Hatred            (mental element 15, Ha)

If the mind does not hold on to its object, but pushes the object away, the element that is present is hatred. It is synonymous with aversion.

Hatred is like a snake because it stings and is poisonous. When it manifests as anger, it spreads like wild fire and burns up its own support due to its intensity and fierceness. It causes devastation. Hatred is like an enemy that finds an opportunity to persecute.

Like greed, hatred is a strong element. It holds up against resistance or removal. Because it is also an unwholesome root element, it provides maximum support to unwholesome consciousness and contributes significantly to unwholesomeness. It is present in all kinds of ego-driven domineering and in animosity, enmity, ill will, annoyance, irritation, disgust, contempt, displeasure, grief, and resentment.

Hatred is the ego’s second best friend because it supports and protects the ego. Besides greed, hatred is the ego’s biggest benefactor. In the pursuit of perfect intelligence, hatred is the first monster to be pacified and won over. Until hatred is exterminated, such a pursuit does not catch momentum.

In the business of spiritual evolution, there is nothing more grossly unprofitable than hatred. Greed is not always obvious as unwholesome, but hatred always is.

Yes. Greed and hatred are like parents of a child named evil. Greed is craving and hatred is aversion, and together they give birth to all imperfections. Technically speaking, if you abolish greed and hatred you become holy, a saint. Performing miracles or getting an ordination from a religious organization does not make one holy.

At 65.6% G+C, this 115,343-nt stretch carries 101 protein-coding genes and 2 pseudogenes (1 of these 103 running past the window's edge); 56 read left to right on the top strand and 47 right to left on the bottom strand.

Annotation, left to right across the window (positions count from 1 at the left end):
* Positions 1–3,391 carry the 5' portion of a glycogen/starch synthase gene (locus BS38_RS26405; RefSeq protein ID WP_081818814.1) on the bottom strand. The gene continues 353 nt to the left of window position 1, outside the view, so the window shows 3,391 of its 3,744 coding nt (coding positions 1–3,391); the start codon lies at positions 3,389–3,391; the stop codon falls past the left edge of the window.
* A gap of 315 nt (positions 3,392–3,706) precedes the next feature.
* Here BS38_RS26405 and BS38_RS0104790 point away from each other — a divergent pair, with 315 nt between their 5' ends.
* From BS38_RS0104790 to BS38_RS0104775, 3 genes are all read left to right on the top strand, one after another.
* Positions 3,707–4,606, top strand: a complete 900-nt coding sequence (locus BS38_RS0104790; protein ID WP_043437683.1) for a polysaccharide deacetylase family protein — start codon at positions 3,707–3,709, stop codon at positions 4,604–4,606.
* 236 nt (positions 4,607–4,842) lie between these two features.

On the path of perfect intelligence, we don’t suppress or fight hatred. We simply befriend non-hatred. We see the unsightly, unpleasing, and ill-favored effects of hatred, we see the fault in hatred, and then we begin to develop strong will towards non-hatred. As in eliminating greed, meditation is our primary tool. Avoidance of conditions and circumstances that lead to hatred is the secondary tool. 

People who easily get angry should avoid conflicts in order to minimize the potential for hatred. They should avoid tasks or relationships that lead to arguments, disagreements, quarrels, clashes, and conflict-of-interest. In addition, they should avoid over-involvement of any kind. If they have to get involved in something, they should engage themselves with equanimity in mind so that aversion, indifference, or apathy does not arise. They should also learn to simply let go whenever unpleasantness, sorrow, or unhappiness is sensed.

I am not saying angry people should abandon the world. What I am saying is that they should minimize the occurrences that lead to developing distaste for anything. Angry people should also intensely focus on building two prime qualities of the wholesome mind: patience and forbearance.